In making state-by-state gambling feasible, it has had a massive impact on the industry. Now she has established a non-profit organisation, Conscious Gaming, to launch PlayPause, a responsible gambling tool powered by GeoComply. Now, that is innovative! A non-profit organisation? In this industry?

Playtech’s Mor Weizer is regrettably robbed of a place in the eternal Hot 50. Which seems incredibly harsh for someone who has endured for so long and who has built such a dominant company. However, the company’s exposure to Asia and the current retail crisis have meant some fairly major wobbles.

There are some incredibly influential founding shareholders who have never made the Hot 50 despite being more influential than just about anyone in it. Teddy Sagi’s influence shines on at Skywind and probably a fair few other companies we don’t know about, while the influence of Microgaming founder Martin Moshal spreads through US supplier Digital Gaming Corp, operator Betway and a whole stable of studios, financed by his Velo Partners investment house. Strictly speaking, neither works for an iGaming company, so we will discount them on that basis. They also disqualify themselves via the shunning the limelight clause a la Ms. Coates.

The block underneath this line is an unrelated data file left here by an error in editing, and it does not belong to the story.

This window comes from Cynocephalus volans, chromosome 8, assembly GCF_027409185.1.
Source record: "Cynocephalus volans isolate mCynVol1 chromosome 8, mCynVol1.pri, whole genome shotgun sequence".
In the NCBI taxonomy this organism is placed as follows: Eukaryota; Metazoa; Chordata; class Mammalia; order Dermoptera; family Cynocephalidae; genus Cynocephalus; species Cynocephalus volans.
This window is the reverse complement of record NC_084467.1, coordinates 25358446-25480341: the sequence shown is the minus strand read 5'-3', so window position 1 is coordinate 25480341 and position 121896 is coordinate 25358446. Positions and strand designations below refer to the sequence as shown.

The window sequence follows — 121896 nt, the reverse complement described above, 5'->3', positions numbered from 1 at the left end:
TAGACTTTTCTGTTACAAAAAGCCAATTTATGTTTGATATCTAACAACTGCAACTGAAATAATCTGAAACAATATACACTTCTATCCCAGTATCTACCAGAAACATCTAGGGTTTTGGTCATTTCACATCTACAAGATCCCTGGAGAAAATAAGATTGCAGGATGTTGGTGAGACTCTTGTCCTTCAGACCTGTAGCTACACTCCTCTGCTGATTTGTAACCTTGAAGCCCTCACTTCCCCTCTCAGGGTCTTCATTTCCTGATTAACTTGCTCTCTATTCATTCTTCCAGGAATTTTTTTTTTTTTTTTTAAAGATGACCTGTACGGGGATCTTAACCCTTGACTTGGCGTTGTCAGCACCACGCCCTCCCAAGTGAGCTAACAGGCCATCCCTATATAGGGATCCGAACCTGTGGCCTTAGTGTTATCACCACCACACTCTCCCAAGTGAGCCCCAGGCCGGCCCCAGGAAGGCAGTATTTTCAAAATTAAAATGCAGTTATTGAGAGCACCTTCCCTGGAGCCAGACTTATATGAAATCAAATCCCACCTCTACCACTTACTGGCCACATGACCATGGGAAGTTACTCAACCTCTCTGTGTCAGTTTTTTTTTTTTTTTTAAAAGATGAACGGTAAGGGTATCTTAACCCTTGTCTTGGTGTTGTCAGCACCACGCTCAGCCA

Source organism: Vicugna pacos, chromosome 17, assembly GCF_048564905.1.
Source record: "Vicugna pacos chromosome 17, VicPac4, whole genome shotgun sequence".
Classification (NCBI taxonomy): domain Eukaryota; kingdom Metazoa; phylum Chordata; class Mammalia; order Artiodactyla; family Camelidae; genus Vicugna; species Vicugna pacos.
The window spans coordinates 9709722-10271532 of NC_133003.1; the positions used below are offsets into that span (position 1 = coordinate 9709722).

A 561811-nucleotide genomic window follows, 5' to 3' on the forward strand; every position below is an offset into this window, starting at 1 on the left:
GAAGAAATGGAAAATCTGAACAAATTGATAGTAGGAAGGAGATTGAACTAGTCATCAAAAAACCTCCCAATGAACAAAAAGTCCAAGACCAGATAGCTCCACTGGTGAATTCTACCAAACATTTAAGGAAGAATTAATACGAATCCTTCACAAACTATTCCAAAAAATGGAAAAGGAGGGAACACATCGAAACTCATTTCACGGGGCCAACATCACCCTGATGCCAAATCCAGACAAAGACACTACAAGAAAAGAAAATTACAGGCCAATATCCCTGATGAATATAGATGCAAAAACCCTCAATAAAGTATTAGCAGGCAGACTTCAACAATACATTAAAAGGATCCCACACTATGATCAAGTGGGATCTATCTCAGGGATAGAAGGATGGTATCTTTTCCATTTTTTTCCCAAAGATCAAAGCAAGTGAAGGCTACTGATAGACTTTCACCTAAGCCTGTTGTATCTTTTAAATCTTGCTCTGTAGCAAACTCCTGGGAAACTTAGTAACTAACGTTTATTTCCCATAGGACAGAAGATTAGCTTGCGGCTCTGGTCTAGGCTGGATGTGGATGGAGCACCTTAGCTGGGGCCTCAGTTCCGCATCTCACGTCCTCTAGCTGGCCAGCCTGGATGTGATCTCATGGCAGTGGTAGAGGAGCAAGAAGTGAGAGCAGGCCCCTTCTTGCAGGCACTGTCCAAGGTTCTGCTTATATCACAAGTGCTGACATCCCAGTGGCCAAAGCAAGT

Similarly, Tom Hall could win a place every year, and similarly is more of an investor and strategic adviser these days than someone who works day-to-day in an iGaming company.

That same disqualifier could be used on Tim Heath, now that the Coin Gaming co-founder has stepped away from the chief executive’s office to focus on his Yolo Investments fund. But we reckon he remains a fairly hands-on board member. He can rightfully claim to have transformed the industry with his bitcoin casino and sportsbook, and he should be looking at unfettered growth for a good few years yet. So, he’s in.

And that is it. The magnificent seven of inspirational iGaming leaders who could (probably) get in the Hot 50 every year. Respect to all of them.